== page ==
If you were like most kids in the late '80s, you were probably parked in front of ABC's family-friendly TGIF block every Friday night. And your parents probably hated every second of it, because a little bit of Steve Urkel's insatiable lust for cheese goes a really, really long way—and Full House's saccharine morality and terrible puns were always hard to stomach. A hundred terrible catchphrases later, we're reminded just how awkward and unfunny the original show was, especially now that the series' continuation, Fuller House, has been given a second season on Netflix.

Married... with Children

Pushing against the borders of television decency was a pretty risky thing to do back in the days of Married… with Children, and no one pushed harder than Fox's original hit sitcom. That level of borderline-repulsive sass was something different in the '80s and '90s, but watching the exploits of Al Bundy now, it's clear that the program was pretty much an equal mix of embarrassingly easy fat jokes and sex jokes… and nothing else. Seeing what Ed O'Neill and Katey Sagal are truly capable of as actors just makes the broad, lowbrow junk of Married more embarrassing to watch. While it has a place in TV history, it should probably just stay there.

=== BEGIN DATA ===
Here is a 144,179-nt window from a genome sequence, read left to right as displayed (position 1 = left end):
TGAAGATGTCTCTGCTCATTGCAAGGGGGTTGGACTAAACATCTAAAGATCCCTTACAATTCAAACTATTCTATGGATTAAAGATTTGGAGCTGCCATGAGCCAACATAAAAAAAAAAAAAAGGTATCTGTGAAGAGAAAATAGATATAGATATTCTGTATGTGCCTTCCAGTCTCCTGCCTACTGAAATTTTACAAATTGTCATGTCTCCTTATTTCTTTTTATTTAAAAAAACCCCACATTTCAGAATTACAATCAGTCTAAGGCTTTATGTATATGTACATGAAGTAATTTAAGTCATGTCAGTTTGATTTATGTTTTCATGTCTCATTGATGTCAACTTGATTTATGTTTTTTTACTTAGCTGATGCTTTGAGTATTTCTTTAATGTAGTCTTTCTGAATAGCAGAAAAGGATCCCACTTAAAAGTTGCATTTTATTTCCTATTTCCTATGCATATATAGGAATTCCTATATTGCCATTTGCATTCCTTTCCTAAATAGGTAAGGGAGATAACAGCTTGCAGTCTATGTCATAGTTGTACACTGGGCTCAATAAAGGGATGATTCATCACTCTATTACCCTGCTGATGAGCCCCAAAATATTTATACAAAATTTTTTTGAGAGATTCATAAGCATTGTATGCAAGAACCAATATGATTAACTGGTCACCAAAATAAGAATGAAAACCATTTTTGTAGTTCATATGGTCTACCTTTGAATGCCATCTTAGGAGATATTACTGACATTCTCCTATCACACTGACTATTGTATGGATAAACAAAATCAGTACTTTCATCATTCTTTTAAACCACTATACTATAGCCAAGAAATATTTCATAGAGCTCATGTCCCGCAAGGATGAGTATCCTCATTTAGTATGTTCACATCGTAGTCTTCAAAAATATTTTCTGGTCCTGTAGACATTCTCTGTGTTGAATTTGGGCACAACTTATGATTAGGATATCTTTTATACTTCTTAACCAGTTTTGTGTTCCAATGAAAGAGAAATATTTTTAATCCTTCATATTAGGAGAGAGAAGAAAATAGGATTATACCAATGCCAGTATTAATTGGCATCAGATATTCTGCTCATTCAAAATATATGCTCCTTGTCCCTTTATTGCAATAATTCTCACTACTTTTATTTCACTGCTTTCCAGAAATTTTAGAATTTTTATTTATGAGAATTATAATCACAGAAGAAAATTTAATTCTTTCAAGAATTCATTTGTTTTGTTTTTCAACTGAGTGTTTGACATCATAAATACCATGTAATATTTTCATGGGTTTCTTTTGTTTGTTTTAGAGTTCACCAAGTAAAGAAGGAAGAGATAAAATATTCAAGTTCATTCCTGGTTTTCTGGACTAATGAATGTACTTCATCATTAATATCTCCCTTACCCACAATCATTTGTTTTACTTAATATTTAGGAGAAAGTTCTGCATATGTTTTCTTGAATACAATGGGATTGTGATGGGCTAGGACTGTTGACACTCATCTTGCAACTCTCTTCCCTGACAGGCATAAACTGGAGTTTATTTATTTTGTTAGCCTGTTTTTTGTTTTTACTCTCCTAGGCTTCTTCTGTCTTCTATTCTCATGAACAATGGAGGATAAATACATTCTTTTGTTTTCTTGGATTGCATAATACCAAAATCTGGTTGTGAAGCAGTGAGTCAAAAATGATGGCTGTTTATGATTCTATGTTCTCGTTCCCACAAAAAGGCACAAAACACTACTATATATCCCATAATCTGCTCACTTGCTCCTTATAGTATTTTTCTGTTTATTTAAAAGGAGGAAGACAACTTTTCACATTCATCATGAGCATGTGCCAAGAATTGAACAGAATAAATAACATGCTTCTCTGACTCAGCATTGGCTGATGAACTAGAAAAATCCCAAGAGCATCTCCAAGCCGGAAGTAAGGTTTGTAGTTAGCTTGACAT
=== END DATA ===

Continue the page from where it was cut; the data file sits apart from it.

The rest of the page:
Hercules: The Legendary Journeys

It's really hard to imagine a time when Hercules was seriously considered a watchable TV show, but six seasons can't be wrong. While the sword-and-sorcery adventure was one of the more popular syndicated TV shows of its era, its villain-of-the-week formula, grating soundtrack, and widespread overacting haven't withstood the test of time. TV audiences have come to expect a sense of continuity in a multi-season TV show, but Hercules completely ignored the linear flow of time and just did whatever, whenever, including rewriting the characters' own stories multiple times without any regard for the past. Once you have Herc witnessing the birth of Jesus, you've gone too far. At least we had Xena…and who needs a plot when you have Lucy Lawless?

Rugrats

It may be sacrilege to disparage any classic Nicktoon, but a show that once seemed like a clever look at the world through the eyes of infants has lost a lot of its charm—not least because it's hard to look past the constant baby talk and the grossly negligent parents. Angela never gets the discipline she needs to straighten out, everyone just keeps on having more babies, and anyone could have guessed that Chuckie would still be just as awkward in the show's unnecessary continuation, All Grown Up! Until someone comes along to animate the characters as balding, overweight 30-somethings struggling with depression and mortgages, we should probably just stick with Doug.